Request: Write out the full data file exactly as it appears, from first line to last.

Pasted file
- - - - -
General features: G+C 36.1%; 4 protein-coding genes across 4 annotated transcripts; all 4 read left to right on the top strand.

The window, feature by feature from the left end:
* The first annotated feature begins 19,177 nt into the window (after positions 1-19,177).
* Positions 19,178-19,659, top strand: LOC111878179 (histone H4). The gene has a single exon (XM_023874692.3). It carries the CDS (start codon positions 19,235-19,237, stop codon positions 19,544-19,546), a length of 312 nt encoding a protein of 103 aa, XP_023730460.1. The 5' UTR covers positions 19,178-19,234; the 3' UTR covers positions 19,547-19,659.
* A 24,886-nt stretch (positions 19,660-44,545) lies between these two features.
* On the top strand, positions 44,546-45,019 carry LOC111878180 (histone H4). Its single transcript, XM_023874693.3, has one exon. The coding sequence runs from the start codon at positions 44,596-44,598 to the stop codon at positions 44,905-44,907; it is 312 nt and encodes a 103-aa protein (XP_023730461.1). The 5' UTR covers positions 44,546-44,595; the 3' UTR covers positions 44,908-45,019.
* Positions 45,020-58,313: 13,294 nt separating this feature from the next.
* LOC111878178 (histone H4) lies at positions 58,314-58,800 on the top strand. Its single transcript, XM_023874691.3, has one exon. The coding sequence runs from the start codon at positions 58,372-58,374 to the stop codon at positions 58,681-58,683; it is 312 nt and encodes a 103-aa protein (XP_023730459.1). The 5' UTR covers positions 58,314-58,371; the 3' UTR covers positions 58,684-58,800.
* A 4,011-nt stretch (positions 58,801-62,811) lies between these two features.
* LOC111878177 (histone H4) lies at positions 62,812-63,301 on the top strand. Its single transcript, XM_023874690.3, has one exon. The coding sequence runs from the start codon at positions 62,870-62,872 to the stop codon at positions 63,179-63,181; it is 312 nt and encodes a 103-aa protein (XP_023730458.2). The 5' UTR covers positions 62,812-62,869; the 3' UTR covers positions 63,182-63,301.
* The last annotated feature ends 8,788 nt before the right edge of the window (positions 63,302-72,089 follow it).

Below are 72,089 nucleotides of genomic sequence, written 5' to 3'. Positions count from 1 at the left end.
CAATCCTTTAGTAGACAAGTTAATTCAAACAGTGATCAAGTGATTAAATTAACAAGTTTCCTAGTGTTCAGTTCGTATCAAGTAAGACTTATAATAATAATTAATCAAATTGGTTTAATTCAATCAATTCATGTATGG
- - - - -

General features: G+C 36.1%; 4 protein-coding genes across 4 annotated transcripts; all 4 read left to right on the top strand.

The window, feature by feature from the left end:
* The first annotated feature begins 19,177 nt into the window (after positions 1-19,177).
* Positions 19,178-19,659, top strand: LOC111878179 (histone H4). The gene has a single exon (XM_023874692.3). It carries the CDS (start codon positions 19,235-19,237, stop codon positions 19,544-19,546), a length of 312 nt encoding a protein of 103 aa, XP_023730460.1. The 5' UTR covers positions 19,178-19,234; the 3' UTR covers positions 19,547-19,659.
* A 24,886-nt stretch (positions 19,660-44,545) lies between these two features.
* On the top strand, positions 44,546-45,019 carry LOC111878180 (histone H4). Its single transcript, XM_023874693.3, has one exon. The coding sequence runs from the start codon at positions 44,596-44,598 to the stop codon at positions 44,905-44,907; it is 312 nt and encodes a 103-aa protein (XP_023730461.1). The 5' UTR covers positions 44,546-44,595; the 3' UTR covers positions 44,908-45,019.
* Positions 45,020-58,313: 13,294 nt separating this feature from the next.
* LOC111878178 (histone H4) lies at positions 58,314-58,800 on the top strand. Its single transcript, XM_023874691.3, has one exon. The coding sequence runs from the start codon at positions 58,372-58,374 to the stop codon at positions 58,681-58,683; it is 312 nt and encodes a 103-aa protein (XP_023730459.1). The 5' UTR covers positions 58,314-58,371; the 3' UTR covers positions 58,684-58,800.
* A 4,011-nt stretch (positions 58,801-62,811) lies between these two features.
* LOC111878177 (histone H4) lies at positions 62,812-63,301 on the top strand. Its single transcript, XM_023874690.3, has one exon. The coding sequence runs from the start codon at positions 62,870-62,872 to the stop codon at positions 63,179-63,181; it is 312 nt and encodes a 103-aa protein (XP_023730458.2). The 5' UTR covers positions 62,812-62,869; the 3' UTR covers positions 63,182-63,301.
* The last annotated feature ends 8,788 nt before the right edge of the window (positions 63,302-72,089 follow it).

Below are 72,089 nucleotides of genomic sequence, written 5' to 3'. Positions count from 1 at the left end.
CAATCCTTTAGTAGACAAGTTAATTCAAACAGTGATCAAGTGATTAAATTAACAAGTTTCCTAGTGTTCAGTTCGTATCAAGTAAGACTTATAATAATAATTAATCAAATTGGTTTAATTCAATCAATTCATGTATGG